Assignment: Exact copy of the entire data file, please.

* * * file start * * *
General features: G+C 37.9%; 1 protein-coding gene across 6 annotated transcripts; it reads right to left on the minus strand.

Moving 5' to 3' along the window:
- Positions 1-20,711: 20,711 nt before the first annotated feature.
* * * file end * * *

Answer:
General features: G+C 37.9%; 1 protein-coding gene across 6 annotated transcripts; it reads right to left on the minus strand.

Moving 5' to 3' along the window:
- Positions 1-20,711: 20,711 nt before the first annotated feature.